The Air Force is overhauling its cyber enterprise.
The service announced Sept. 18 a new information warfare focused organization called 16th Air Force that combines cyber, intelligence, surveillance and reconnaissance, electronic warfare and information operations.
The Air Force also recently rebranded its main communications arm essentially separating traditional IT functions from cyber warfare under the deputy chief of staff for ISR.
And on Sept. 13, the acting secretary of the Air Force signed the service’s cyber warfare flight plan, which officials say will serve as a blueprint for the next 10 years in the cyber domain.
Lt. Gen. VeraLinn Jamieson, the deputy chief of staff for intelligence, surveillance, reconnaissance and cyber effects operations, said at the annual Air, Space, Cyber conference Sept. 18, that the new plan will help guide funding, resourcing, training and capabilities for Air Force cyber offices.
“We have to make sure that highway is there when we need it and we defend it from adversary activity. Then we have to be able to project power in and through cyber and to increase the survivability and lethality of our warfighting capabilities and our operators,” said Brig. Gen. Bradley Pyburn, the director of cyberspace operations and warfighter communications in the office of the deputy chief of staff for intelligence, surveillance, reconnaissance and cyber effects operations. “Finally, being able to communicate in contested and degraded environments. That’s what we’re trying to achieve with the flight plan.”
While the service had previously previewed the document prior to its official publication, Jamieson provided additional details of the plan. The document itself is classified, but the Air Force passed out an unclassified version that fit on a single tri-fold pamphlet.
The strategy lays out seven areas the service wants to pursue, including:
- Human capital, meaning the Air Force has to be able to recruit, retain and develop talent in the cyber domain
- Offensive cyber operations
- Defensive cyber operations
- War fighter communications, which includes building a global and resilient command and control grid
- Emerging technology
- ISR for and from cyber operations
For offensive cyber, while the Air Force doesn’t own any offensive cyber capability – rather they provide their offensive teams to U.S. Cyber Command to employ – the pamphlet noted that the service needs to expand offensive cyber operations capabilities, develop an offensive-focused workforce and integrate with partners. The Army and Marine Corps, for example, are creating organic offensive cyber capabilities.
On the defensive operations side, the service is creating new mission defense teams that will defend critical cyber terrain relevant to Air Force missions. These teams are separate from the Cyber Command elements and have been carved out from the communications squadrons that performed IT functions.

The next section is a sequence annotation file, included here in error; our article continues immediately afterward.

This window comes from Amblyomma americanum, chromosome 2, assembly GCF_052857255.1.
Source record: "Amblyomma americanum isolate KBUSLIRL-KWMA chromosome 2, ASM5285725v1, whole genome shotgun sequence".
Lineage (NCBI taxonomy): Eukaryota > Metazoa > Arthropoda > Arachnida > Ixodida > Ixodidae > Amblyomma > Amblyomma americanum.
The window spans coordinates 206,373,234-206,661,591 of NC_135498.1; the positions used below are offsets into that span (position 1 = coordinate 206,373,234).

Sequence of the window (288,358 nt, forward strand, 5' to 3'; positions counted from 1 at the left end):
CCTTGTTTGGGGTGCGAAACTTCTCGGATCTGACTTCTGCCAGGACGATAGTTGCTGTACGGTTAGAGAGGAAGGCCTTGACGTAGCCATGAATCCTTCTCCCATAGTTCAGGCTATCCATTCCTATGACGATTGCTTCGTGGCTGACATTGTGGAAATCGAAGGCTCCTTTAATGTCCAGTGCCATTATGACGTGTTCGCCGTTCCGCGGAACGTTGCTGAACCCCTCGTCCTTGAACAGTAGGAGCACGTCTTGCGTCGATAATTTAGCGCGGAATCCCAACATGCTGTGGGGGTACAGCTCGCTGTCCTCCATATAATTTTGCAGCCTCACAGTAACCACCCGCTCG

On the intelligence front, Pyburn said intelligence should inform cyber and vice versa.
“How do we get intelligence from cyber that informs multidomain operations and then how do we generate intelligence that when it informs cyberspace operations as we look to adversary capabilities,” he explained.
Pyburn also lumped emerging technology and partnerships together describing them as very critical and underpinning a lot of the strategy.
“The technology we have today is not going to be the technology we have next week or next month or tomorrow. We have to be agile, we have to be quick,” he said. “Finally it’s partnerships. When I say partnerships, don’t just think interagency, don’t just think academia and industry … but there’s also partnerships even within the Air Force that we have to foster and develop and grow to deliver these capabilities.”
Policy versus operations
The Air Force created the new deputy chief of staff for ISR and cyber effects position in 2018 as a way to offload the IT and mundane network operations tasks from the warfighting entities.
Jamieson, who retires Nov. 7 and will be replaced by Maj. Gen. Mary O’Brien, told reporters that the Air Force took lessons from the other services to rethink those positions
“Why did we do that? Because the Navy said … ‘oh my gosh, if you have to do warfighting and CIO and IT you will get stuck in IT,’” she said. “We took their lessons learned and we cut that out. We have rebranded the 6 [communications directorate] to be warfighting, cyber warfare and that is cyber effects operations and warfighting comms. That’s it."
The Army and the Navy suggested doing something new, Jamieson said, because they both did it the same way and it didn’t work. “So we’re trying something new,” she said.
More specifically, what Jamieson focuses on is the workforce, concepts, training, necessary platforms and tools required and integrating them all so the new 16th Air Force at the operational level has guidance to execute. Rolling it all that up would be too much for one person, she said.
The 16th Air Force command has “got enough on his plate executing ISR, cyber warfare, electronic warfare and information operations,” she said. “He’s going to execute. He is the lead force presenter for the combatant commands. He’s got a lot of no kidding operational warfighting on his plate. The last thing you want him doing is fighting the battles of policy.”